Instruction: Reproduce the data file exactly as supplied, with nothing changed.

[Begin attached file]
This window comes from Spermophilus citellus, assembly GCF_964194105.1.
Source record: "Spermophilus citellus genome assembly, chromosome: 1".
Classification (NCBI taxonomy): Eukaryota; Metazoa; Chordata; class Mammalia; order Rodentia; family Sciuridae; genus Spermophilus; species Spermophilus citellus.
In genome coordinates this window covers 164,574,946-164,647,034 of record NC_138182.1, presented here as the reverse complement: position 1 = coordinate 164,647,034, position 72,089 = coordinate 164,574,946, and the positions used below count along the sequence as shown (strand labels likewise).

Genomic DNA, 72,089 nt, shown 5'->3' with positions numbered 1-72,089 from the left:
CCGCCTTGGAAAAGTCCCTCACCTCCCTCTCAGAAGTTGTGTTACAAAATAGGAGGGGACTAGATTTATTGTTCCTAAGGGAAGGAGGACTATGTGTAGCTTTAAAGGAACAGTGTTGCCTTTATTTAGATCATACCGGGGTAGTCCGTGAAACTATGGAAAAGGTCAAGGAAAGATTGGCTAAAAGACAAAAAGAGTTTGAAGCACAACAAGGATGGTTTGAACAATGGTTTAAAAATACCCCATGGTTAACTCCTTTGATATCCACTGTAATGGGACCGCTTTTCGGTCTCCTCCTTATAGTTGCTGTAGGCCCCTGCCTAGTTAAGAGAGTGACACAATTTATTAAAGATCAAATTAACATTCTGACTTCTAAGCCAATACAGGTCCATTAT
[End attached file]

This window comes from Spermophilus citellus, assembly GCF_964194105.1.
Source record: "Spermophilus citellus genome assembly, chromosome: 1".
Classification (NCBI taxonomy): Eukaryota; Metazoa; Chordata; class Mammalia; order Rodentia; family Sciuridae; genus Spermophilus; species Spermophilus citellus.
In genome coordinates this window covers 164,574,946-164,647,034 of record NC_138182.1, presented here as the reverse complement: position 1 = coordinate 164,647,034, position 72,089 = coordinate 164,574,946, and the positions used below count along the sequence as shown (strand labels likewise).

Genomic DNA, 72,089 nt, shown 5'->3' with positions numbered 1-72,089 from the left:
CCGCCTTGGAAAAGTCCCTCACCTCCCTCTCAGAAGTTGTGTTACAAAATAGGAGGGGACTAGATTTATTGTTCCTAAGGGAAGGAGGACTATGTGTAGCTTTAAAGGAACAGTGTTGCCTTTATTTAGATCATACCGGGGTAGTCCGTGAAACTATGGAAAAGGTCAAGGAAAGATTGGCTAAAAGACAAAAAGAGTTTGAAGCACAACAAGGATGGTTTGAACAATGGTTTAAAAATACCCCATGGTTAACTCCTTTGATATCCACTGTAATGGGACCGCTTTTCGGTCTCCTCCTTATAGTTGCTGTAGGCCCCTGCCTAGTTAAGAGAGTGACACAATTTATTAAAGATCAAATTAACATTCTGACTTCTAAGCCAATACAGGTCCATTAT